Lennie is dependent on George because he is mentally challenged.
Lennie is a big, strong man, but he is not mentally strong. He relies on the smaller, quicker George. Georgie looks after him and takes care of him. If it weren’t for George, Lennie would be locked up or dead. He does not know not to drink scummy water, and he gets in trouble for attacking a woman because he wants to pet her dress since it’s soft.
When George introduces himself to the ranch boss, he explains why he looks after Lennie.
“… I knowed his Aunt Clara. She took him when he was a baby and raised him up. When his Aunt Clara died, Lennie just come along with me out workin'. Got kinda used to each other after a little while." (Ch. 3)
George explains that Lennie is not crazy, but he is “dumb as hell.” He has the mind of a child. He goes after he wants, knows nothing of consequences, and always has to be told what to do. He respects and loves George. George guides him and looks out for him, and keeps him in a job. If he wasn’t going around with George, he could never be employed. No employer would take the risk. George vouches for him and takes the risk so the employer does not have to. When something bad happens, they leave. This is what happened in Weed, when Lennie tried to touch the lady’s dress. They left.
In the end, even George can’t protect Lennie. He can’t be with him all of the time. Curly’s wife is so lonely that she goes up to Lennie, and Lennie strokes her hair. He accidentally kills her. Lennie did not mean it, but George realizes that the only way to really protect Lennie is to kill him.
"Yeah," said George. "I'll come. But listen, Curley. The poor bastard's nuts. Don't shoot 'im. He di'n't know what he was doin'." (Ch. 5)
George knows that if the men caught him, they would do far worse. He also knows that if the law caught up to him, Lennie would not understand what was happening to him. He tries to protect Lennie in the only way he can.
Lennie is dependent on George due to his mental state of being very child-like. He copies George numerous times throughout the play, such as the manner in which George is speaking, sitting, standing, etc. He looks up to George and sees George as not just a friend, but a protector, and someone he can emulate. Moreover, Lennie is protective of George as well (see the scene with Crooks in his room, where Crooks surmises that George is dead and not coming back). Lennie, raised by his Aunt Clara until her death, is unable to fend for himself, as George suggests when Lennie says he will live in a cave by himself. Therefore, he needs someone like George to ensure he is safe and does not do any "bad things" unintentionally (such as the incident in Weed with the girl in the red dress). Lennie does not know his own strength and is capable of doing much harm if left unchecked and unsupervised - as seen with the puppy and Curley's wife. Without George, Lennie would probably have ended up in an insane asylum or jail and eventually died. Lennie needs George in order to survive in the harsh reality that is America during the Dust Bowl. He would never be able to obtain a job or find a living situation without George to speak for him and keep him out of trouble. George is Lennie's only option of survival in life.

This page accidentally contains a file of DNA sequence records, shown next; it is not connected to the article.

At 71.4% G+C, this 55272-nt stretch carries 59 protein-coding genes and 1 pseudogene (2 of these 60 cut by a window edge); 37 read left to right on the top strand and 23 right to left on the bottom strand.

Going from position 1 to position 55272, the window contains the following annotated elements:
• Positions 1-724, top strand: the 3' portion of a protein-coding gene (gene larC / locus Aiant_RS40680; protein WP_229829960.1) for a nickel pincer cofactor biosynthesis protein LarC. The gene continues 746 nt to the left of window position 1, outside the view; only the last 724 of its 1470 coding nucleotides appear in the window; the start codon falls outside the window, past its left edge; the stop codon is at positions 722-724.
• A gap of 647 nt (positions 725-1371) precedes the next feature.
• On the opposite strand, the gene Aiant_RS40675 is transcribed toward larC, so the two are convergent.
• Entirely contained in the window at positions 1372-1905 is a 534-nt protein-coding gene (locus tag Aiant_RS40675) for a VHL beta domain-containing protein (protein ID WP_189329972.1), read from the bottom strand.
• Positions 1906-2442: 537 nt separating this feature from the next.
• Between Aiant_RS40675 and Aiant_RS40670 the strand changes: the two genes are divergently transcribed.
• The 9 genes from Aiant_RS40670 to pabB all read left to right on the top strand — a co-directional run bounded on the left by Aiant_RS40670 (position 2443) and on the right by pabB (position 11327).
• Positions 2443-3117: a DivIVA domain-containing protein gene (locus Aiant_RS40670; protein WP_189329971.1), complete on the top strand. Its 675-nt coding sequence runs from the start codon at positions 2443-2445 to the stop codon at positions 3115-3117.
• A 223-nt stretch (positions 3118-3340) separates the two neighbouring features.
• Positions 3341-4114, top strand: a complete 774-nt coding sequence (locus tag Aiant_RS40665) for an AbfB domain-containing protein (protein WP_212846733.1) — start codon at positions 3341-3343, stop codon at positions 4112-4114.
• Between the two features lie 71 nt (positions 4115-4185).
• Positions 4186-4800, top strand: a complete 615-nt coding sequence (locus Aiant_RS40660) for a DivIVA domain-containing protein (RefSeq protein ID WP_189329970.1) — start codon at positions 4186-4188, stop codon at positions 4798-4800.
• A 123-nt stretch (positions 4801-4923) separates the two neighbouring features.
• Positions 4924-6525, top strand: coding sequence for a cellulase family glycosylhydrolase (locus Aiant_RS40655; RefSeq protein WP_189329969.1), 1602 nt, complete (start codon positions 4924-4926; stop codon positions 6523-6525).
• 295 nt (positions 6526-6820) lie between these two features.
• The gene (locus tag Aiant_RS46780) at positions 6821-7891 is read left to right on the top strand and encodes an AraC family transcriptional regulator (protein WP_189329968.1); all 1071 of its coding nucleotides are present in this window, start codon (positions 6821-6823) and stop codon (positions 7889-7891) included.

Lennie is dependent on George because George is the only person who enables him to survive without being institutionalized. George gets Lennie jobs. The jobs provide Lennie with food to eat and a bunk to sleep in. Furthermore, the jobs pay some cash wages. Steinbeck does not show how Lennie spends his money, but he does have money to spend on necessities like shoes and on little luxuries like candy and ice cream. Without George, Lennie would not be able to get a job. He would immediately become destitute and most likely would be committed to some kind of mental asylum. The main such institution in California in those days was in Napa. Mentally retarded men were not cruelly treated there. A man like Lennie who could do hard outdoor work would be assigned to work at nearby farms and vineyards. Napa is in the heart of the California wine country, and there is always a need for labor. That is, if Lennie would conform to the rules and not try to run away. If he did run away, he would probably end up back in Napa and kept locked up. But Lennie might be satisfied with institutional life which provided a bed, clothing, hot meals, and some companionship with others like himself.
Lennie depends on George because he really does not know how to comprehend things fully. Lennie has the mindset of an eight year old child which makes him vulnerable to his surrounding's so much and this is why George takes care of him like a little child. Also there is the fact that Lennie and George grew up together so you can say George has been the authority figure for Lennie, especially when Lennie's aunt Clara died.
Lennie is so dependent on George because he is not mentally stable and independent. This means he needs support from his family who is George. For George this is a painful and harsh experience as he struggles to control and maintain his stable behaviour and not get him into trouble. Therefore Lennie is quite troublesome for George.